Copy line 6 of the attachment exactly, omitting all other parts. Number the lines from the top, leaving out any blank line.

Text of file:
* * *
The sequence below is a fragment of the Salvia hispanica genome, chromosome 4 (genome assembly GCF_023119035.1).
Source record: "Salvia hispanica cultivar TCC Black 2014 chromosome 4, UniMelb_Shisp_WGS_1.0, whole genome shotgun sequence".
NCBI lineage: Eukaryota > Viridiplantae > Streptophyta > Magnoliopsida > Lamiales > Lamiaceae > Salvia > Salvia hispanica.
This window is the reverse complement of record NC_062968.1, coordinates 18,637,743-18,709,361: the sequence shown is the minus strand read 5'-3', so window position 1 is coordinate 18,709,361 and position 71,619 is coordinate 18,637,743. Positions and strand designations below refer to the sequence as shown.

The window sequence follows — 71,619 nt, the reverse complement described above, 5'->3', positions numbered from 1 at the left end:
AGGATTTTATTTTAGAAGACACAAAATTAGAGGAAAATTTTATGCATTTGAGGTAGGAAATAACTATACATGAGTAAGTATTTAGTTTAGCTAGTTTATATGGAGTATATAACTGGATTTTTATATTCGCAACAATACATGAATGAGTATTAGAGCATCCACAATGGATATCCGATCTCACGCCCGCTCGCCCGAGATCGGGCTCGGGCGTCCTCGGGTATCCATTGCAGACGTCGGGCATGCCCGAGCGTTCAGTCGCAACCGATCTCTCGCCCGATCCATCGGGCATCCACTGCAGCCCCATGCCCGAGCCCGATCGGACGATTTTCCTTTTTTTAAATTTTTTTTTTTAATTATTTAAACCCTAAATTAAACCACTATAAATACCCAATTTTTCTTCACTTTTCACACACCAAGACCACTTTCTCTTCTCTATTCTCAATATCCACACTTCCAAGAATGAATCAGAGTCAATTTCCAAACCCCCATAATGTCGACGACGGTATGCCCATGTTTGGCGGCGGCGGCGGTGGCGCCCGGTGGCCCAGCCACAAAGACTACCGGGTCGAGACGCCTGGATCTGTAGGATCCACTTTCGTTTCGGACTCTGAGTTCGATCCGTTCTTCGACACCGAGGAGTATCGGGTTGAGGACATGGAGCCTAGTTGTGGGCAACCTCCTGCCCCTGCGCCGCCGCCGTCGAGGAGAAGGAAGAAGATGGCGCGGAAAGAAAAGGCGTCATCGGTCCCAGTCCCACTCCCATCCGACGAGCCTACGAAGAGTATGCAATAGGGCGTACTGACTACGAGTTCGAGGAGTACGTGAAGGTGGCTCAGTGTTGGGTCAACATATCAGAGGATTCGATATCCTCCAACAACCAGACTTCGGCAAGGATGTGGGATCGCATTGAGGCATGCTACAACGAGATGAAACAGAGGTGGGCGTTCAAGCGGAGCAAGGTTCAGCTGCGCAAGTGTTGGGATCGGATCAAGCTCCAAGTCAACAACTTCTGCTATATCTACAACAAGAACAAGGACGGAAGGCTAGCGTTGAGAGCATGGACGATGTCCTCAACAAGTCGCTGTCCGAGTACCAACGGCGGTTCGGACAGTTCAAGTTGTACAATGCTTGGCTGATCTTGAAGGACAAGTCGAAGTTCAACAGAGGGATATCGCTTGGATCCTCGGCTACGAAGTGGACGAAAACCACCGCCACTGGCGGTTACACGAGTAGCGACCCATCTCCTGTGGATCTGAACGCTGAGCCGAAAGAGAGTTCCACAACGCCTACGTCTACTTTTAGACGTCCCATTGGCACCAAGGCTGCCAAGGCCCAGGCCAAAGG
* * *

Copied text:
AGGATTTTATTTTAGAAGACACAAAATTAGAGGAAAATTTTATGCATTTGAGGTAGGAAATAACTATACATGAGTAAGTATTTAGTTTAGCTAGTTTATATGGAGTATATAACTGGATTTTTATATTCGCAACAATACATGAATGAGTATTAGAGCATCCACAATGGATATCCGATCTCACGCCCGCTCGCCCGAGATCGGGCTCGGGCGTCCTCGGGTATCCATTGCAGACGTCGGGCATGCCCGAGCGTTCAGTCGCAACCGATCTCTCGCCCGATCCATCGGGCATCCACTGCAGCCCCATGCCCGAGCCCGATCGGACGATTTTCCTTTTTTTAAATTTTTTTTTTTAATTATTTAAACCCTAAATTAAACCACTATAAATACCCAATTTTTCTTCACTTTTCACACACCAAGACCACTTTCTCTTCTCTATTCTCAATATCCACACTTCCAAGAATGAATCAGAGTCAATTTCCAAACCCCCATAATGTCGACGACGGTATGCCCATGTTTGGCGGCGGCGGCGGTGGCGCCCGGTGGCCCAGCCACAAAGACTACCGGGTCGAGACGCCTGGATCTGTAGGATCCACTTTCGTTTCGGACTCTGAGTTCGATCCGTTCTTCGACACCGAGGAGTATCGGGTTGAGGACATGGAGCCTAGTTGTGGGCAACCTCCTGCCCCTGCGCCGCCGCCGTCGAGGAGAAGGAAGAAGATGGCGCGGAAAGAAAAGGCGTCATCGGTCCCAGTCCCACTCCCATCCGACGAGCCTACGAAGAGTATGCAATAGGGCGTACTGACTACGAGTTCGAGGAGTACGTGAAGGTGGCTCAGTGTTGGGTCAACATATCAGAGGATTCGATATCCTCCAACAACCAGACTTCGGCAAGGATGTGGGATCGCATTGAGGCATGCTACAACGAGATGAAACAGAGGTGGGCGTTCAAGCGGAGCAAGGTTCAGCTGCGCAAGTGTTGGGATCGGATCAAGCTCCAAGTCAACAACTTCTGCTATATCTACAACAAGAACAAGGACGGAAGGCTAGCGTTGAGAGCATGGACGATGTCCTCAACAAGTCGCTGTCCGAGTACCAACGGCGGTTCGGACAGTTCAAGTTGTACAATGCTTGGCTGATCTTGAAGGACAAGTCGAAGTTCAACAGAGGGATATCGCTTGGATCCTCGGCTACGAAGTGGACGAAAACCACCGCCACTGGCGGTTACACGAGTAGCGACCCATCTCCTGTGGATCTGAACGCTGAGCCGAAAGAGAGTTCCACAACGCCTACGTCTACTTTTAGACGTCCCATTGGCACCAAGGCTGCCAAGGCCCAGGCCAAAGG